What were the Spanish missions in California? How did they begin? The Spanish missions in California were communities of indigenous people (Indians) established by Franciscan missionaries in the 18th and 19th centuries. The were frontier institutions and part of Spain’s effort to have a presence in California.
(Click here for a map of all 21 Spanish missions in California).
The Spanish missions are the most iconic symbols of the the California frontier. And while they weren’t the only frontier institutions in Spanish and Mexican California, they continue to be the most visible monuments to California’s rich heritage.
Spanish Interest in California
Since the early 16th century, Spanish explorers had viewed the Pacific coast of North America as a difficult and distant place to reach — the furthest point of the known world. Nevertheless, they believed that Spain was the only European power with the right to settle the area.
During the later years of the 18th century, though, the Spanish became increasingly concerned that their rivals the British and Russians were becoming active along the Pacific Coast. Spanish officials, therefore, chose to establish a presence along the coastline by founding a series of military forts (presidios in Spanish).
In order to do so, they launched expeditions to explore the area by both land and sea. When they did, they also brought along Catholic missionaries.
Missionaries and Missions
The missionaries belonged to the Franciscan Order, a religious association founded in Italy by St. Francis of Assisi in 1209. The missionaries were allowed to communicate with the local indigenous people and their leaders in hopes of attracting their communities to the Christian faith, as had been done all over Latin America in the preceding centuries.
While they collaborated with Spanish officials, the missionaries often disagreed with them on a number of issues. The missionaries’ motives were religious, and they believed that Native people would have a better life as Christians.
Spanish officials mainly saw things through the lens of their country’s strategic goals. They hoped that by becoming Catholics, the Indians would become allies of Spain against her English and Russian rivals. Missionaries often believed that Spanish soldiers were too harsh or conflictive in their dealings with Native people, while government officials would accuse the priests of trying to achieve too much authority over the Indians through religion.
Nevertheless, they both groups wanted to see the mission idea succeed, and for this they needed the cooperation of the indigenous people. This called for diplomacy and negotiation with different tribes, clans and kinship groups to persuade them to join the missions and become allies of the Spanish.
Native peoples had diverse reactions to the presence of Spanish missions, missionaries and soldiers. Some were curious and open, while others were more circumspect. Some individuals and groups embraced the mission idea for the benefits they perceived, while others kept their distance or became openly hostile.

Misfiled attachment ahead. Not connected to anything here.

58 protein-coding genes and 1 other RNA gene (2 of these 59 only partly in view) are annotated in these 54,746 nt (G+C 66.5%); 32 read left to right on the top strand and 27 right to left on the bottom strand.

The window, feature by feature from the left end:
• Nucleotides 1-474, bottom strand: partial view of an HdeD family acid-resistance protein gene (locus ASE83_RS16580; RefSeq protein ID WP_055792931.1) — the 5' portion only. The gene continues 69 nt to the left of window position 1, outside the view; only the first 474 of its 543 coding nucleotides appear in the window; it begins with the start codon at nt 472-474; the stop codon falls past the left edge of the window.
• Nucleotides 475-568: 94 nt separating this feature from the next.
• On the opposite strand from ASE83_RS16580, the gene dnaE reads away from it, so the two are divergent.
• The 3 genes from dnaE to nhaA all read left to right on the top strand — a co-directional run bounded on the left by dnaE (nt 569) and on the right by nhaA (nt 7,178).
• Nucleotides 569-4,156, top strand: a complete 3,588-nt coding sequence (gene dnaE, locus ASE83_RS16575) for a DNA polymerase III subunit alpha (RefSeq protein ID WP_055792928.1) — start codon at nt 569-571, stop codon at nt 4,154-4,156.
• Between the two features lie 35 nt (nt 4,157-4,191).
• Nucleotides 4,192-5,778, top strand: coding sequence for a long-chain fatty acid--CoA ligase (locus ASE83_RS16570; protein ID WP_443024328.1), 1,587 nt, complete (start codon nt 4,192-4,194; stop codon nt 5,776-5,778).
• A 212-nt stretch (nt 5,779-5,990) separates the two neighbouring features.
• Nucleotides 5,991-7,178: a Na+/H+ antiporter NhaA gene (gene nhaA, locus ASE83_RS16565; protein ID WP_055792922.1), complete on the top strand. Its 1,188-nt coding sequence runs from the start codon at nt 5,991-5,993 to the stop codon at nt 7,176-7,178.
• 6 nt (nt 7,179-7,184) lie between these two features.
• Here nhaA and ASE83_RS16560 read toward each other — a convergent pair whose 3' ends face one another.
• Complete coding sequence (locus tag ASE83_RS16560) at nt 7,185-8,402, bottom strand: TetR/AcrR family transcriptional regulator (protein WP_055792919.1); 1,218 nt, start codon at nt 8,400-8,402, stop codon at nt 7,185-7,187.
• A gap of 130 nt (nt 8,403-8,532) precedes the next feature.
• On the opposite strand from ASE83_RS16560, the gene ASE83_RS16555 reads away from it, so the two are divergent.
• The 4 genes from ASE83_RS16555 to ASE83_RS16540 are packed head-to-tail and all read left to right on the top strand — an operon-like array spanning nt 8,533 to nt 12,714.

Between the 1769 and 1823, the Franciscans organized 21 missions along the California coast. The mission chain in was initiated by Father Junípero Serra, a Franciscan priest from Mallorca, Spain. Prior to coming to Alta California, Serra had been a missionary in central Mexico and in Baja California. He personally oversaw the foundation of the first nine missions.
After Serra’s death in 1784, his successors carried on the work of establishing missions. Mission sites would normally be chosen near Native communities and in locations that had access to water sources like rivers or springs, together with promising agricultural land.
Often people from diverse Native groups and languages would live together at the same mission, some of whom had previously been enemies. In such cases, Spanish would become the common language of the mission and adult members of the community taught the rudiments of the Spanish language, while children learned the language from an early age.
Each mission would normally be overseen by one or two priests and operated with the help of a staff of Native supervisors. There would also be a small detachment of Spanish soldiers to guard the mission against attack and to help with law enforcement. If the soldiers were married, their families also lived with them on the mission grounds. The rest of the mission population would be made up of several hundred to 2,000 Native people.
A Spanish mission was conceived as a new town, and individuals or communities who joined the mission were expected to transfer their allegiance to their new community, living there for the rest of their lives. Although members were allowed to travel outside the mission lands from time to time for trade, visiting friends and relatives or for hunting and food gathering, some resented these limits or grew weary of the mission lifestyle and would leave or run away to live in non-mission Indian communities. Some even organized armed revolts against the Spanish.
Missions were farming and ranching communities, where daily rhythms were based on the cycles of agricultural tasks, like plowing, planting and harvesting. Mission members also learned the skills that supported farm life, such as livestock husbandry, carpentry, blacksmithing, and weaving cloth. Each person had a task to complete during the day.